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A rental shop is a business that allows a consumer to temporarily obtain a reusable good or product for a specified period of time in exchange for payment, a process known as renting. Typically, a rental shop will conduct business with customers under conditions and terms agreed upon in a rental agreement or contract, which may be implied, explicit, or written.

Contents

Overview

Typically, a customer must sign up for an account with the shop and give billing information like a credit card number. If items are returned late, the shop usually charges late fees, which typically accumulate day by day. Some shops now have policies where instead of late fees, they will treat overdue items as a sale after a certain date, and charge a price equivalent to a standard sale of that object (with appropriate deductions for the rental fee already paid and for its pre-opened condition).

The most common type of rental shop are video rental outlets, offering primarily movies. Many such rental shops also offer music or computer games as well. Some video rental outlets use a kiosk or vending machine to dispense and collect rentals. Other types of rental shops include car and truck rentals, construction and heavy equipment rentals, sporting goods and recreational rentals, television and domestic appliance rentals, and customer rentals.

Rental and copyright

The rental of books, CDs and movies is covered by copyright law. Copyright owners sometimes put warning notices on the packaging of products such as Blu-ray Discs or DVDs to deter copyright infringement. In some cases, the rights of consumers in Europe and the US are in fact significantly broader than described in such warnings.

Blu-ray Disc and DVD rental

Blu-ray Disc and DVD renting and buying vending machine in Asia.

Many motion pictures that do not perform well in movie theaters depend on the rental market for success, and some movies are released direct to Blu-ray Disc and DVD. Until 1998, movies were released in three phases: theater, rental, retail. There would typically be a two- to three-month delay between the time a movie was available for rental, and when the movie could be purchased by the consumer. (In reality, the video was available, but priced for rental shops and film enthusiasts who wanted to own a copy of the film at the earliest opportunity. The pricing was between $70 and $130). This started changing with the advent of movie releases on DVD. Blockbuster video refused to use the VHS strategy for DVD, so the studios began releasing DVDs at an initially lower price. During 1998, retailers would have the DVD version of a film available for sale the same day the VHS version was available for rent. This later changed, with release dates for VHS and DVD coinciding. In 2008, this also occurred when the Blu-ray Disc format was introduced as the successor to DVD. A movie will be available on Blu-ray and DVD on the same day.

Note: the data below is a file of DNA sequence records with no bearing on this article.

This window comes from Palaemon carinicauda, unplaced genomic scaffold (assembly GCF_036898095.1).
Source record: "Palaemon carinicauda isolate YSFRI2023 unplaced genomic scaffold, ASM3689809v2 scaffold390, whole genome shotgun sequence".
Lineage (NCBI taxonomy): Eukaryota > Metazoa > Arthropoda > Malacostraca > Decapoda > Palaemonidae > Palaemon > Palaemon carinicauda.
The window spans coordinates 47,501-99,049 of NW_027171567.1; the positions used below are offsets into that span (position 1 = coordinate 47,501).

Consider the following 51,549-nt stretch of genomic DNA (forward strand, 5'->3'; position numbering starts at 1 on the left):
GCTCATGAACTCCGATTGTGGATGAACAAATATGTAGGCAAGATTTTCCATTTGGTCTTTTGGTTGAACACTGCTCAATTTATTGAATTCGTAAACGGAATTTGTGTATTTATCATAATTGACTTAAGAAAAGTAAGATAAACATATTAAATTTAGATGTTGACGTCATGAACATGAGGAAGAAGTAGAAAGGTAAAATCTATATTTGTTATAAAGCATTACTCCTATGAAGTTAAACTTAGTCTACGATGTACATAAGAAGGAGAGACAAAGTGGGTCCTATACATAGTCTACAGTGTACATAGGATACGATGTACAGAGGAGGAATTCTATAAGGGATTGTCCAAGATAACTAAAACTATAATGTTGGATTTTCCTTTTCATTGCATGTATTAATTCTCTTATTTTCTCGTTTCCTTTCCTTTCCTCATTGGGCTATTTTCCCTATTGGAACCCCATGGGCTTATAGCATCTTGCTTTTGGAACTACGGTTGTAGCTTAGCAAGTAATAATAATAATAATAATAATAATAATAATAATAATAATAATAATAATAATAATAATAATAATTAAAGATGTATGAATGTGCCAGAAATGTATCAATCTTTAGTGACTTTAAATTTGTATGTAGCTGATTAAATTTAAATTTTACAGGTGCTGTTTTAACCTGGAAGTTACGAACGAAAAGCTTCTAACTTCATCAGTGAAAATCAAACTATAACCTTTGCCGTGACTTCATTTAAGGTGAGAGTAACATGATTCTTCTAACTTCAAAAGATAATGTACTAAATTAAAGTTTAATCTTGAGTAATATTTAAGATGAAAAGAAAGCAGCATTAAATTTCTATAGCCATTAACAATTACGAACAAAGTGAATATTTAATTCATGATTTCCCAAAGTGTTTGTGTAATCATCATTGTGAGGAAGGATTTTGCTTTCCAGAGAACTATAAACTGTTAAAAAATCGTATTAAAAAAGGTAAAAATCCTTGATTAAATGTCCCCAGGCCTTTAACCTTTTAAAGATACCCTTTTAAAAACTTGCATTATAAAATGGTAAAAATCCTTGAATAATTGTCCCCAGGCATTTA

In some rentals the boxes are on the shelves, but the actual media (Blu-ray Disc, DVD, or video game disc) is kept behind the desk, therefore reducing any risks of theft (since the most someone can steal from the shelves is the box). The media is put into the box at the same time that the rent is signed. Or the case may be locked and can only be unlocked with a special instrument kept behind the video shop counter.

In some countries, a vending machine and a credit card are employed by the user to rent the Blu-ray Disc or DVD.

See also








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